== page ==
Taiwan jurisdiction report: Commercial success finally proves sweet


Tony Tung-Yang Chang

Taiwan jurisdiction report: Commercial success finally proves sweet

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For years patent practitioners in Taiwan had been looking forward to an IP court decision affirming a patent’s inventive step on the ground of commercial success or any other objective indicia categorised as “auxiliary considerations”. In February they received a heartening response from the IP Court in Wan-Sheng Trade Corp v IP Office, 107 Shing-Zhuan-Su 75, Taiwan IP Court.

The seminal IP Court decision was rendered for a patent invalidation dispute, in which a utility model (UM) for “a heat preservation cover for food” had been challenged, and later declared by the IP Office, as lacking inventive step in view of two prior art patents. As in many invalidation actions, the main issue contended by the parties before the IP Office was whether there would have been adequate motivation to combine the prior art features to arrive at the disputed UM. The IP Office’s answer was in the affirmative.

After appealing the case to the IP Court, the patentee brought forth the commercial success argument, which the IP Court found convincing. The IP Office’s ruling was reversed and remanded.

Although provided as an “auxiliary consideration” by the Patent Examination Guidelines, commercial success is never described by the guidelines as merely a secondary or supportive factor for proving a patent’s inventive step. Quite the opposite: the guidelines said commercial success and other “auxiliary considerations” are in the class of “positive factors” for inventive step which shall be considered together and weighed against “negative factors” such as prior art disclosure, motivation to combine, etc.

As the IP Court indicated in Wan-Sheng, acknowledging these positive factors in the test of inventive step is for the purpose of “avoiding hindsight caused by arbitrary combination of segments of prior art references”.

Perhaps a better understanding of the term “auxiliary considerations” would be that these considerations being objective indicia help the examiner stay clear of hindsight bias. However, before Wan-Sheng, never was any commercial success argument known to be found convincing by the IP Court, the chief obstacle being the causal connection test.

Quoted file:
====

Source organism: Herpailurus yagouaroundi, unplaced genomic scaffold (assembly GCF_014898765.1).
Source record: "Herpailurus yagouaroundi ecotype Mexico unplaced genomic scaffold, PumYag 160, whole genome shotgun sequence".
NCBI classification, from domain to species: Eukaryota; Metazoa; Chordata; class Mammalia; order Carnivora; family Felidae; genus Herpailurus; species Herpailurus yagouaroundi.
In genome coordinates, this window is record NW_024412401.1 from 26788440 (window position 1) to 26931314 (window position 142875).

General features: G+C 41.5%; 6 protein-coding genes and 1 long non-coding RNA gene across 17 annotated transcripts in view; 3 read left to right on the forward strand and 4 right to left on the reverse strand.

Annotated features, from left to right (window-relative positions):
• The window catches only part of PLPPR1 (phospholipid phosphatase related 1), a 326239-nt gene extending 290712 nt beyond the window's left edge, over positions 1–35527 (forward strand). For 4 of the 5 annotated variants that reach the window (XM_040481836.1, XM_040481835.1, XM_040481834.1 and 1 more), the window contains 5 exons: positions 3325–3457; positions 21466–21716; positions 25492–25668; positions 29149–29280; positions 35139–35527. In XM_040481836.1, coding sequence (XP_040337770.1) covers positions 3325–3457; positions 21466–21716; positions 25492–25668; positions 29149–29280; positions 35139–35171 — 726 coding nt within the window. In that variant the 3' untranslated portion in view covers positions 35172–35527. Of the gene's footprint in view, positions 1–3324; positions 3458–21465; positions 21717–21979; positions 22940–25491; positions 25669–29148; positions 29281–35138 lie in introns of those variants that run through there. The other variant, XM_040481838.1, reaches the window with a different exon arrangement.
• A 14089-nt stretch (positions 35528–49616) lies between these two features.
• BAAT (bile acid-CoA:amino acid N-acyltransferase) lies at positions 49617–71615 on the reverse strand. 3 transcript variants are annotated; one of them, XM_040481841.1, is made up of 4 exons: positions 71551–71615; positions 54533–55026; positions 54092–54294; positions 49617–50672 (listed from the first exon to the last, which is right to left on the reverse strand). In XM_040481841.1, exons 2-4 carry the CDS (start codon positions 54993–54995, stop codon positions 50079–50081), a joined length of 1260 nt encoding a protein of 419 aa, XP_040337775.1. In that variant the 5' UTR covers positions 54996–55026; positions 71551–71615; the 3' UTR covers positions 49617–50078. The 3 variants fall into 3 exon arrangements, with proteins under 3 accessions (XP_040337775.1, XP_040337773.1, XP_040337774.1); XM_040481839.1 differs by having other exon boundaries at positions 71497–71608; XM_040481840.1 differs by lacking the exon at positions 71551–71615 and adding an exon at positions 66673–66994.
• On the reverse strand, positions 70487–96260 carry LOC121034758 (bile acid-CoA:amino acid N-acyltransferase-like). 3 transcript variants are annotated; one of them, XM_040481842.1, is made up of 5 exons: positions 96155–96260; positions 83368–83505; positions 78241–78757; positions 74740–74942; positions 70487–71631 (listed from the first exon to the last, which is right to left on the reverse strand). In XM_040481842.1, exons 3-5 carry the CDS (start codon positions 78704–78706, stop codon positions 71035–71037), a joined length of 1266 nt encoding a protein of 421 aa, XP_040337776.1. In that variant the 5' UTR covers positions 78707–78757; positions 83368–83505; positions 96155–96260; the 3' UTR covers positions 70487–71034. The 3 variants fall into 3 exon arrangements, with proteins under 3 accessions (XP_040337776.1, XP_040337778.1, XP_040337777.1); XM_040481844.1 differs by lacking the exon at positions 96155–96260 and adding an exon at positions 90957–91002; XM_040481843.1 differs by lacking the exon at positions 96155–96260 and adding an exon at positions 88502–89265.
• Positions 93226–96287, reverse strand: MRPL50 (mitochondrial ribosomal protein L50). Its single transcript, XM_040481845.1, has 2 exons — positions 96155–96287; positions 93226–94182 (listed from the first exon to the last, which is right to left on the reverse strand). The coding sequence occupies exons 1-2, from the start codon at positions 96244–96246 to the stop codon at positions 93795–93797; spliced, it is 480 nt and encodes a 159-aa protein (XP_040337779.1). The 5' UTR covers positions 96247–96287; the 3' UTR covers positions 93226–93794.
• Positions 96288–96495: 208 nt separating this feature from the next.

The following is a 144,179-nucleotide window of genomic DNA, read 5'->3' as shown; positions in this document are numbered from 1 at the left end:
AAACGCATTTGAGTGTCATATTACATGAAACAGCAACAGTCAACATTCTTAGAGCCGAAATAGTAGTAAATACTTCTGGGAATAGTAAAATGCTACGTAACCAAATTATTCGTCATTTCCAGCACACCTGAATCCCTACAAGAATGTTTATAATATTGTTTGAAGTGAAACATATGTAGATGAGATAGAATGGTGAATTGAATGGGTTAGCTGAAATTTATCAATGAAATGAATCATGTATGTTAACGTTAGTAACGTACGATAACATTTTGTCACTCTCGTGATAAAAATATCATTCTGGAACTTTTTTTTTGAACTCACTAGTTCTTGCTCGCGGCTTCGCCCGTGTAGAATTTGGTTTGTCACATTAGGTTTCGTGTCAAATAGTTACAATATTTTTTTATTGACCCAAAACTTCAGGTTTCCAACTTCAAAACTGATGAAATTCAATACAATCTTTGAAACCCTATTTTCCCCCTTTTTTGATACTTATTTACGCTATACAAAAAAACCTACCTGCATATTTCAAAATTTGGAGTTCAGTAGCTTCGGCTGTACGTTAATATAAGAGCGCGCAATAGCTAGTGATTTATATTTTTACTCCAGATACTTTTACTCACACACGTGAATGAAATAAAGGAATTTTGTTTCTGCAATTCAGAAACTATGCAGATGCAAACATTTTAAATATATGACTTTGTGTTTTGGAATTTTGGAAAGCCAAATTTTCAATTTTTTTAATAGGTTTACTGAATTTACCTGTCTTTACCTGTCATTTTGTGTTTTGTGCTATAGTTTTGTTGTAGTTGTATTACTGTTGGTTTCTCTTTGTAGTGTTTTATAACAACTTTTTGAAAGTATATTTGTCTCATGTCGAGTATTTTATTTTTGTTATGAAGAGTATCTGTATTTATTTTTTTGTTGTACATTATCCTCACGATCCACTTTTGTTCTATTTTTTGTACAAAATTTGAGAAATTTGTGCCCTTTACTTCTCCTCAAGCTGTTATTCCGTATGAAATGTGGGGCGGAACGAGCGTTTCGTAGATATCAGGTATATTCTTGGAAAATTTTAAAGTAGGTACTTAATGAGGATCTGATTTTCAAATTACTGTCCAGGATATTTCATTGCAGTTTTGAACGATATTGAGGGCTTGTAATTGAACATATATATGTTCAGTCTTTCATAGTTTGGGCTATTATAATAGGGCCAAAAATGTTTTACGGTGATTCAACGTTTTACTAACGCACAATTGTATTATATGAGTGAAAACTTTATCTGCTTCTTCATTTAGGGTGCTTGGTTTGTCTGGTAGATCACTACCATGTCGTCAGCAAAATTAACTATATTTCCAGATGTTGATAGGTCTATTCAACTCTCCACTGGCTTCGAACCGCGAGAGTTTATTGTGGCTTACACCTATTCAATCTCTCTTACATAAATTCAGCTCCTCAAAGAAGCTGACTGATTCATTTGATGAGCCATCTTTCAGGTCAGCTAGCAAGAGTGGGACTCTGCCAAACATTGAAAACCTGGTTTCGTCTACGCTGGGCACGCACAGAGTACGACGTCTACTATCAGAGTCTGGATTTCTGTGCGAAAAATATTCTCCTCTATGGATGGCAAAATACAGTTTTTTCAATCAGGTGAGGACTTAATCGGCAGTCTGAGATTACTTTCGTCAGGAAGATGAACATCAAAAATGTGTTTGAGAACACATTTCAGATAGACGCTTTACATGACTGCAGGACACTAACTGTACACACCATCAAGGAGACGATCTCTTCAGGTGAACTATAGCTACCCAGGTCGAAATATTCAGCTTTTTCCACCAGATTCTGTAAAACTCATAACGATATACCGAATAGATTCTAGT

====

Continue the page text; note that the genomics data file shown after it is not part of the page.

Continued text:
What makes Wan-Sheng even more remarkable is that the patentee told a simple story for his commercial success argument, centring on the proliferation of counterfeits.

According to the IP Court’s decision, the disputed UM was actually a modification of the patentee’s old product, the major difference being that the disputed UM was foldable while the old product was not. 

The old product was first sold in 2012 and enjoyed a long on-sale duration and good market exposure, but was never copied by counterfeiters.

In 2014, the foldable product covered by the disputed UM was introduced to the market. From 2014 through 2015, the disputed UM dominated the market, and no other foldable covers were found. However, as soon as it was sold online in 2015, copycats started to appear, and counterfeits went rampant in 2017.

Based on the above, the court was convinced that the commercial success of the UM was not only real but resulted from the patented feature (foldability) over prior art. The interesting part is that the main body of the patentee’s evidence consisted of nothing else than a dozen printouts of Google image search results.

While the patentee was fortunate enough to help turn a historical page for the development of Taiwan patent law, this was not a total victory, as the patentee did not win solely on the battle front of commercial success. Its defence against the “negative factors” was no less effective, as the IP Office’s holding for the asserted motivation to combine the prior art was reversed by the IP Court.

However, it is the writer’s belief that with Wan-Sheng as a firm bridgehead, increased confidence will be found in patentees as well as judges to advance into cases where the inventive step of patents can be solely proved by commercial success and/or other objective indicia of inventive step in Taiwan.

Tony Tung-Yang Chang is an attorney-at-law and patent agent at Saint Island International Patent & Law Offices. He is a regular attendee to INTA and AIPPI and can be contacted through the firm’s website: http://www.saint-island.com.tw

Saint Island International Patent & Law Offices, patent invalidation, dispute, utility model, auxiliary considerations, prior art, counterfeits, commercial